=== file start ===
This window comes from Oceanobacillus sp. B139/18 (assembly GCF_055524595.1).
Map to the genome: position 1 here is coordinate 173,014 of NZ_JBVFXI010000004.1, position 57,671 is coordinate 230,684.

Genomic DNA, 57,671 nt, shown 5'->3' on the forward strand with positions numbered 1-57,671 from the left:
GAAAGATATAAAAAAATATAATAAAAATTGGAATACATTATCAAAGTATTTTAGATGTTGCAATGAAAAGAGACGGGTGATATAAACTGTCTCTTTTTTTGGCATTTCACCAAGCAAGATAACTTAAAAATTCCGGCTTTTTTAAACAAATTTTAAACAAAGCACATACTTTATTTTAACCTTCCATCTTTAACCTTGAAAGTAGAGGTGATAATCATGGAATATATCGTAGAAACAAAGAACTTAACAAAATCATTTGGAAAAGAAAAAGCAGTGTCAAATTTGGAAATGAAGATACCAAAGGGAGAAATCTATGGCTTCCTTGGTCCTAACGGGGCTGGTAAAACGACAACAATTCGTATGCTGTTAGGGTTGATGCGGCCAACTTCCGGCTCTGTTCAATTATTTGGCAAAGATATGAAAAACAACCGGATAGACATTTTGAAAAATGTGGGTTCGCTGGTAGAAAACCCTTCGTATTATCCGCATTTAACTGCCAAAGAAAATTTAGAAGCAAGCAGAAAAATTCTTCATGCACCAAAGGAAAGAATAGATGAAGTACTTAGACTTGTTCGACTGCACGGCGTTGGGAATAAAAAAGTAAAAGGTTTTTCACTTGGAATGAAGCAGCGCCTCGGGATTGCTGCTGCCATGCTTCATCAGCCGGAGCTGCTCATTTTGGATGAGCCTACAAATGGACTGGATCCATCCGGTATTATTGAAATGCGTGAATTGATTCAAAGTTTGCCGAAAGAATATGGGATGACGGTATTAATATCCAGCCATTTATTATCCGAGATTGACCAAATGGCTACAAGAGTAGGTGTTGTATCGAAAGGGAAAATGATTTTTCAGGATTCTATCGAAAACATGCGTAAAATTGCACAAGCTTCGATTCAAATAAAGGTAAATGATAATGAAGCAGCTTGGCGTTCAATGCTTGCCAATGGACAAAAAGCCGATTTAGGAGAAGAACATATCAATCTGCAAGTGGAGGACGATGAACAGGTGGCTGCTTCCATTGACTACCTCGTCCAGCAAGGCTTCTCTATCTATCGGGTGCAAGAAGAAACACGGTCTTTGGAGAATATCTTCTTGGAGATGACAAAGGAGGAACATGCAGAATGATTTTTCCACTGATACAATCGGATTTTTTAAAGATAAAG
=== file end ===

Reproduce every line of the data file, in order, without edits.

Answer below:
This window comes from Oceanobacillus sp. B139/18 (assembly GCF_055524595.1).
Map to the genome: position 1 here is coordinate 173,014 of NZ_JBVFXI010000004.1, position 57,671 is coordinate 230,684.

Genomic DNA, 57,671 nt, shown 5'->3' on the forward strand with positions numbered 1-57,671 from the left:
GAAAGATATAAAAAAATATAATAAAAATTGGAATACATTATCAAAGTATTTTAGATGTTGCAATGAAAAGAGACGGGTGATATAAACTGTCTCTTTTTTTGGCATTTCACCAAGCAAGATAACTTAAAAATTCCGGCTTTTTTAAACAAATTTTAAACAAAGCACATACTTTATTTTAACCTTCCATCTTTAACCTTGAAAGTAGAGGTGATAATCATGGAATATATCGTAGAAACAAAGAACTTAACAAAATCATTTGGAAAAGAAAAAGCAGTGTCAAATTTGGAAATGAAGATACCAAAGGGAGAAATCTATGGCTTCCTTGGTCCTAACGGGGCTGGTAAAACGACAACAATTCGTATGCTGTTAGGGTTGATGCGGCCAACTTCCGGCTCTGTTCAATTATTTGGCAAAGATATGAAAAACAACCGGATAGACATTTTGAAAAATGTGGGTTCGCTGGTAGAAAACCCTTCGTATTATCCGCATTTAACTGCCAAAGAAAATTTAGAAGCAAGCAGAAAAATTCTTCATGCACCAAAGGAAAGAATAGATGAAGTACTTAGACTTGTTCGACTGCACGGCGTTGGGAATAAAAAAGTAAAAGGTTTTTCACTTGGAATGAAGCAGCGCCTCGGGATTGCTGCTGCCATGCTTCATCAGCCGGAGCTGCTCATTTTGGATGAGCCTACAAATGGACTGGATCCATCCGGTATTATTGAAATGCGTGAATTGATTCAAAGTTTGCCGAAAGAATATGGGATGACGGTATTAATATCCAGCCATTTATTATCCGAGATTGACCAAATGGCTACAAGAGTAGGTGTTGTATCGAAAGGGAAAATGATTTTTCAGGATTCTATCGAAAACATGCGTAAAATTGCACAAGCTTCGATTCAAATAAAGGTAAATGATAATGAAGCAGCTTGGCGTTCAATGCTTGCCAATGGACAAAAAGCCGATTTAGGAGAAGAACATATCAATCTGCAAGTGGAGGACGATGAACAGGTGGCTGCTTCCATTGACTACCTCGTCCAGCAAGGCTTCTCTATCTATCGGGTGCAAGAAGAAACACGGTCTTTGGAGAATATCTTCTTGGAGATGACAAAGGAGGAACATGCAGAATGATTTTTCCACTGATACAATCGGATTTTTTAAAGATAAAG